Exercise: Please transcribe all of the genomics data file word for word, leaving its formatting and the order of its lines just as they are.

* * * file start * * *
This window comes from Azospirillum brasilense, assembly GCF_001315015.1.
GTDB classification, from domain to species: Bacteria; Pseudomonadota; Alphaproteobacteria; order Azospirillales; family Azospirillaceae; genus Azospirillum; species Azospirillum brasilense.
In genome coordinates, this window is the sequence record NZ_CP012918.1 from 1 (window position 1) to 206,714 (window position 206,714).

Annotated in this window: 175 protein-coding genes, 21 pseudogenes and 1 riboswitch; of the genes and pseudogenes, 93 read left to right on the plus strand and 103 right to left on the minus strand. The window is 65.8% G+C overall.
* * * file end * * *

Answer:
This window comes from Azospirillum brasilense, assembly GCF_001315015.1.
GTDB classification, from domain to species: Bacteria; Pseudomonadota; Alphaproteobacteria; order Azospirillales; family Azospirillaceae; genus Azospirillum; species Azospirillum brasilense.
In genome coordinates, this window is the sequence record NZ_CP012918.1 from 1 (window position 1) to 206,714 (window position 206,714).

Annotated in this window: 175 protein-coding genes, 21 pseudogenes and 1 riboswitch; of the genes and pseudogenes, 93 read left to right on the plus strand and 103 right to left on the minus strand. The window is 65.8% G+C overall.